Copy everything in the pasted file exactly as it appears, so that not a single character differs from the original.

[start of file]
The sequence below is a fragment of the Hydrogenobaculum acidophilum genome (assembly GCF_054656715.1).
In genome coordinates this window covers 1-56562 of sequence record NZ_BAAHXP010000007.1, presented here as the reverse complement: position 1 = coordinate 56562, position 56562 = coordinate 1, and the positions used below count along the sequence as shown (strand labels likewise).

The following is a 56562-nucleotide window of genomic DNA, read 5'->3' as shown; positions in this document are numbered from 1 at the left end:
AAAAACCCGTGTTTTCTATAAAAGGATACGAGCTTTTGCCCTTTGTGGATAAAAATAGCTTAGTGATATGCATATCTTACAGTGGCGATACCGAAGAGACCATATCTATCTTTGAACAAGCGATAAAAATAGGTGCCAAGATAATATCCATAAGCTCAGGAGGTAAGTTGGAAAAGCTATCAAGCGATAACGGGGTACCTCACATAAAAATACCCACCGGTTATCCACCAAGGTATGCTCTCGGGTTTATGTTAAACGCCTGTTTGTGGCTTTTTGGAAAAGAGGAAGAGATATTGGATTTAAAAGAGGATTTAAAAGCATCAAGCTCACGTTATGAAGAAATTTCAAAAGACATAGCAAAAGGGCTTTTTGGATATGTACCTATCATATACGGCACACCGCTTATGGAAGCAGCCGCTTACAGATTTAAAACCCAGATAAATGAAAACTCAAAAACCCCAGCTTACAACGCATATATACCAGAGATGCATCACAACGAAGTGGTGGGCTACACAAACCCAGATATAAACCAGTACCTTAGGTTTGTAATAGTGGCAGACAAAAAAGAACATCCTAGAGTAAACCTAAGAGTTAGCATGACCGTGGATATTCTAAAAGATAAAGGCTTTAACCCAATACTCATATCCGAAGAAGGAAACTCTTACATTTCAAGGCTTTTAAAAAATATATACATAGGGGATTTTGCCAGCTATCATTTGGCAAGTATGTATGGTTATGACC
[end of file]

The sequence below is a fragment of the Hydrogenobaculum acidophilum genome (assembly GCF_054656715.1).
In genome coordinates this window covers 1-56562 of sequence record NZ_BAAHXP010000007.1, presented here as the reverse complement: position 1 = coordinate 56562, position 56562 = coordinate 1, and the positions used below count along the sequence as shown (strand labels likewise).

The following is a 56562-nucleotide window of genomic DNA, read 5'->3' as shown; positions in this document are numbered from 1 at the left end:
AAAAACCCGTGTTTTCTATAAAAGGATACGAGCTTTTGCCCTTTGTGGATAAAAATAGCTTAGTGATATGCATATCTTACAGTGGCGATACCGAAGAGACCATATCTATCTTTGAACAAGCGATAAAAATAGGTGCCAAGATAATATCCATAAGCTCAGGAGGTAAGTTGGAAAAGCTATCAAGCGATAACGGGGTACCTCACATAAAAATACCCACCGGTTATCCACCAAGGTATGCTCTCGGGTTTATGTTAAACGCCTGTTTGTGGCTTTTTGGAAAAGAGGAAGAGATATTGGATTTAAAAGAGGATTTAAAAGCATCAAGCTCACGTTATGAAGAAATTTCAAAAGACATAGCAAAAGGGCTTTTTGGATATGTACCTATCATATACGGCACACCGCTTATGGAAGCAGCCGCTTACAGATTTAAAACCCAGATAAATGAAAACTCAAAAACCCCAGCTTACAACGCATATATACCAGAGATGCATCACAACGAAGTGGTGGGCTACACAAACCCAGATATAAACCAGTACCTTAGGTTTGTAATAGTGGCAGACAAAAAAGAACATCCTAGAGTAAACCTAAGAGTTAGCATGACCGTGGATATTCTAAAAGATAAAGGCTTTAACCCAATACTCATATCCGAAGAAGGAAACTCTTACATTTCAAGGCTTTTAAAAAATATATACATAGGGGATTTTGCCAGCTATCATTTGGCAAGTATGTATGGTTATGACC